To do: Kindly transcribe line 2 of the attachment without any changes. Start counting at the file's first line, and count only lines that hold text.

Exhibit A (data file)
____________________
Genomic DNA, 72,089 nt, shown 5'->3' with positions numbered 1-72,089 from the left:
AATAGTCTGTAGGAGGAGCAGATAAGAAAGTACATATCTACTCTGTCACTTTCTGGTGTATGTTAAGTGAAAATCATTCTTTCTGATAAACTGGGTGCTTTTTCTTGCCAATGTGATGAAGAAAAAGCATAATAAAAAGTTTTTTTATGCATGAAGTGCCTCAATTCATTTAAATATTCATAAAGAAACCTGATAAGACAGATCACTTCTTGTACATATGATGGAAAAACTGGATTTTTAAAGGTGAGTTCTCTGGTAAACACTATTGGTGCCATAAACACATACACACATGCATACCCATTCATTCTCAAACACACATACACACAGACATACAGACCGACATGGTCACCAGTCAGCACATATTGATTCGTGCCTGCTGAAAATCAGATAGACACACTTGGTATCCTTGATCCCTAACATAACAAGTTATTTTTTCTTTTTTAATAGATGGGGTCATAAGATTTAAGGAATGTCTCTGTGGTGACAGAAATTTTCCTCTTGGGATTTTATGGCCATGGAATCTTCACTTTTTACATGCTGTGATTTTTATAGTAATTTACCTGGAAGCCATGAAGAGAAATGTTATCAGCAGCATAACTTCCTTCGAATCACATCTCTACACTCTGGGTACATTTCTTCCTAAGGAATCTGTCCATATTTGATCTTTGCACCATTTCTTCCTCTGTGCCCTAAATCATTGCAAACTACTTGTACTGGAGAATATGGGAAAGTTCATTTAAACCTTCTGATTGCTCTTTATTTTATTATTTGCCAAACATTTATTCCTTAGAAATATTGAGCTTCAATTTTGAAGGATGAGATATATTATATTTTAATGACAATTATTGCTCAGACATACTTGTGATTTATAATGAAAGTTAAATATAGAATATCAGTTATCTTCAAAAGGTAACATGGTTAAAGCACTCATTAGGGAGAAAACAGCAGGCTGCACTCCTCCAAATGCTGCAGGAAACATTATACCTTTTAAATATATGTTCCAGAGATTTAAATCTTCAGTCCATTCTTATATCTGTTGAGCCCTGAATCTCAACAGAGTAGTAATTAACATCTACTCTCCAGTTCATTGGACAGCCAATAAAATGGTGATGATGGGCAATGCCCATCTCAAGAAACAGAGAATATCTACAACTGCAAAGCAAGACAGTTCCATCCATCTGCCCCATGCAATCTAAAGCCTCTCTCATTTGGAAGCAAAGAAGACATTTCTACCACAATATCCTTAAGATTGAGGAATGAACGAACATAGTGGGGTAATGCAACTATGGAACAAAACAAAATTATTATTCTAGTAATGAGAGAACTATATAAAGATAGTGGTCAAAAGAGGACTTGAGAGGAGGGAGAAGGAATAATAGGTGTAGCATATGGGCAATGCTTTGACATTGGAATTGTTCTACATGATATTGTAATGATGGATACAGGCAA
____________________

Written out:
AATAGTCTGTAGGAGGAGCAGATAAGAAAGTACATATCTACTCTGTCACTTTCTGGTGTATGTTAAGTGAAAATCATTCTTTCTGATAAACTGGGTGCTTTTTCTTGCCAATGTGATGAAGAAAAAGCATAATAAAAAGTTTTTTTATGCATGAAGTGCCTCAATTCATTTAAATATTCATAAAGAAACCTGATAAGACAGATCACTTCTTGTACATATGATGGAAAAACTGGATTTTTAAAGGTGAGTTCTCTGGTAAACACTATTGGTGCCATAAACACATACACACATGCATACCCATTCATTCTCAAACACACATACACACAGACATACAGACCGACATGGTCACCAGTCAGCACATATTGATTCGTGCCTGCTGAAAATCAGATAGACACACTTGGTATCCTTGATCCCTAACATAACAAGTTATTTTTTCTTTTTTAATAGATGGGGTCATAAGATTTAAGGAATGTCTCTGTGGTGACAGAAATTTTCCTCTTGGGATTTTATGGCCATGGAATCTTCACTTTTTACATGCTGTGATTTTTATAGTAATTTACCTGGAAGCCATGAAGAGAAATGTTATCAGCAGCATAACTTCCTTCGAATCACATCTCTACACTCTGGGTACATTTCTTCCTAAGGAATCTGTCCATATTTGATCTTTGCACCATTTCTTCCTCTGTGCCCTAAATCATTGCAAACTACTTGTACTGGAGAATATGGGAAAGTTCATTTAAACCTTCTGATTGCTCTTTATTTTATTATTTGCCAAACATTTATTCCTTAGAAATATTGAGCTTCAATTTTGAAGGATGAGATATATTATATTTTAATGACAATTATTGCTCAGACATACTTGTGATTTATAATGAAAGTTAAATATAGAATATCAGTTATCTTCAAAAGGTAACATGGTTAAAGCACTCATTAGGGAGAAAACAGCAGGCTGCACTCCTCCAAATGCTGCAGGAAACATTATACCTTTTAAATATATGTTCCAGAGATTTAAATCTTCAGTCCATTCTTATATCTGTTGAGCCCTGAATCTCAACAGAGTAGTAATTAACATCTACTCTCCAGTTCATTGGACAGCCAATAAAATGGTGATGATGGGCAATGCCCATCTCAAGAAACAGAGAATATCTACAACTGCAAAGCAAGACAGTTCCATCCATCTGCCCCATGCAATCTAAAGCCTCTCTCATTTGGAAGCAAAGAAGACATTTCTACCACAATATCCTTAAGATTGAGGAATGAACGAACATAGTGGGGTAATGCAACTATGGAACAAAACAAAATTATTATTCTAGTAATGAGAGAACTATATAAAGATAGTGGTCAAAAGAGGACTTGAGAGGAGGGAGAAGGAATAATAGGTGTAGCATATGGGCAATGCTTTGACATTGGAATTGTTCTACATGATATTGTAATGATGGATACAGGCAA